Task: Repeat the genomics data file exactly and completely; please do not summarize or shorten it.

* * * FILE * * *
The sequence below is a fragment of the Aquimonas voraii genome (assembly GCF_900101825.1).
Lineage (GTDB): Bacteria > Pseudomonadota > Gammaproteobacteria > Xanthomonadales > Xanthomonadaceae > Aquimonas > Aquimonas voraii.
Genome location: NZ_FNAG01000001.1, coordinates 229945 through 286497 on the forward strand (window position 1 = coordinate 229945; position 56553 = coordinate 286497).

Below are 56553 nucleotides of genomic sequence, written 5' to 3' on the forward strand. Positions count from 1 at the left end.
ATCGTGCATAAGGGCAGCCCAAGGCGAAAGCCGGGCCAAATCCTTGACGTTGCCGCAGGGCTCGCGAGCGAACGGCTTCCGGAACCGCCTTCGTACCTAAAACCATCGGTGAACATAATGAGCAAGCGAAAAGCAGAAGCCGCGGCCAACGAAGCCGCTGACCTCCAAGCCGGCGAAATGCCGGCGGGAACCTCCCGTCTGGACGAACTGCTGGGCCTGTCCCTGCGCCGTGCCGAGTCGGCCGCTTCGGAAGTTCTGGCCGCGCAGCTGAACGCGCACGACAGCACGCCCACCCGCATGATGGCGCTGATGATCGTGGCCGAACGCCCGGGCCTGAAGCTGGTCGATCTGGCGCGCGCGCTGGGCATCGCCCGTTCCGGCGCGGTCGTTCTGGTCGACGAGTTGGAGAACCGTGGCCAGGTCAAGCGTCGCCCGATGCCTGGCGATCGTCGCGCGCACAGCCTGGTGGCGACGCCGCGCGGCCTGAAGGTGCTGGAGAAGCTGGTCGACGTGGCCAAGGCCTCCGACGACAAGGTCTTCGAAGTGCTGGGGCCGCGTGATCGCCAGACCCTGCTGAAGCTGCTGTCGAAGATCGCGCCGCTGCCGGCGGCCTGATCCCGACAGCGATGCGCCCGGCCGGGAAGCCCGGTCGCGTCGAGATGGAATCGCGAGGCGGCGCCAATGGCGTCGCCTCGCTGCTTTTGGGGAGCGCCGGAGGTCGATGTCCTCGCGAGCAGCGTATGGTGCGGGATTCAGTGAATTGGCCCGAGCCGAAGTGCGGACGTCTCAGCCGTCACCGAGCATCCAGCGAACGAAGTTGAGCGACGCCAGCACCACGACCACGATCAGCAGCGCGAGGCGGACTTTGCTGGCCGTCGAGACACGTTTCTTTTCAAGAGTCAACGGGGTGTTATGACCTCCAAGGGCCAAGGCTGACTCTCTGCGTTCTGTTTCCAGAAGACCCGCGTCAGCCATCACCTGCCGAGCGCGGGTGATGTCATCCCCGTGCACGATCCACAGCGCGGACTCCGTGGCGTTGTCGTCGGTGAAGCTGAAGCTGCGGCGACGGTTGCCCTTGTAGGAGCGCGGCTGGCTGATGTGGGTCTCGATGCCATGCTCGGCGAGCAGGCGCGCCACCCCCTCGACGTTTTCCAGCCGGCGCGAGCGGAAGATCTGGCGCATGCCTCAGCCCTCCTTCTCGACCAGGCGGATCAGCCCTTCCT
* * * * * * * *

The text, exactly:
The sequence below is a fragment of the Aquimonas voraii genome (assembly GCF_900101825.1).
Lineage (GTDB): Bacteria > Pseudomonadota > Gammaproteobacteria > Xanthomonadales > Xanthomonadaceae > Aquimonas > Aquimonas voraii.
Genome location: NZ_FNAG01000001.1, coordinates 229945 through 286497 on the forward strand (window position 1 = coordinate 229945; position 56553 = coordinate 286497).

Below are 56553 nucleotides of genomic sequence, written 5' to 3' on the forward strand. Positions count from 1 at the left end.
ATCGTGCATAAGGGCAGCCCAAGGCGAAAGCCGGGCCAAATCCTTGACGTTGCCGCAGGGCTCGCGAGCGAACGGCTTCCGGAACCGCCTTCGTACCTAAAACCATCGGTGAACATAATGAGCAAGCGAAAAGCAGAAGCCGCGGCCAACGAAGCCGCTGACCTCCAAGCCGGCGAAATGCCGGCGGGAACCTCCCGTCTGGACGAACTGCTGGGCCTGTCCCTGCGCCGTGCCGAGTCGGCCGCTTCGGAAGTTCTGGCCGCGCAGCTGAACGCGCACGACAGCACGCCCACCCGCATGATGGCGCTGATGATCGTGGCCGAACGCCCGGGCCTGAAGCTGGTCGATCTGGCGCGCGCGCTGGGCATCGCCCGTTCCGGCGCGGTCGTTCTGGTCGACGAGTTGGAGAACCGTGGCCAGGTCAAGCGTCGCCCGATGCCTGGCGATCGTCGCGCGCACAGCCTGGTGGCGACGCCGCGCGGCCTGAAGGTGCTGGAGAAGCTGGTCGACGTGGCCAAGGCCTCCGACGACAAGGTCTTCGAAGTGCTGGGGCCGCGTGATCGCCAGACCCTGCTGAAGCTGCTGTCGAAGATCGCGCCGCTGCCGGCGGCCTGATCCCGACAGCGATGCGCCCGGCCGGGAAGCCCGGTCGCGTCGAGATGGAATCGCGAGGCGGCGCCAATGGCGTCGCCTCGCTGCTTTTGGGGAGCGCCGGAGGTCGATGTCCTCGCGAGCAGCGTATGGTGCGGGATTCAGTGAATTGGCCCGAGCCGAAGTGCGGACGTCTCAGCCGTCACCGAGCATCCAGCGAACGAAGTTGAGCGACGCCAGCACCACGACCACGATCAGCAGCGCGAGGCGGACTTTGCTGGCCGTCGAGACACGTTTCTTTTCAAGAGTCAACGGGGTGTTATGACCTCCAAGGGCCAAGGCTGACTCTCTGCGTTCTGTTTCCAGAAGACCCGCGTCAGCCATCACCTGCCGAGCGCGGGTGATGTCATCCCCGTGCACGATCCACAGCGCGGACTCCGTGGCGTTGTCGTCGGTGAAGCTGAAGCTGCGGCGACGGTTGCCCTTGTAGGAGCGCGGCTGGCTGATGTGGGTCTCGATGCCATGCTCGGCGAGCAGGCGCGCCACCCCCTCGACGTTTTCCAGCCGGCGCGAGCGGAAGATCTGGCGCATGCCTCAGCCCTCCTTCTCGACCAGGCGGATCAGCCCTTCCT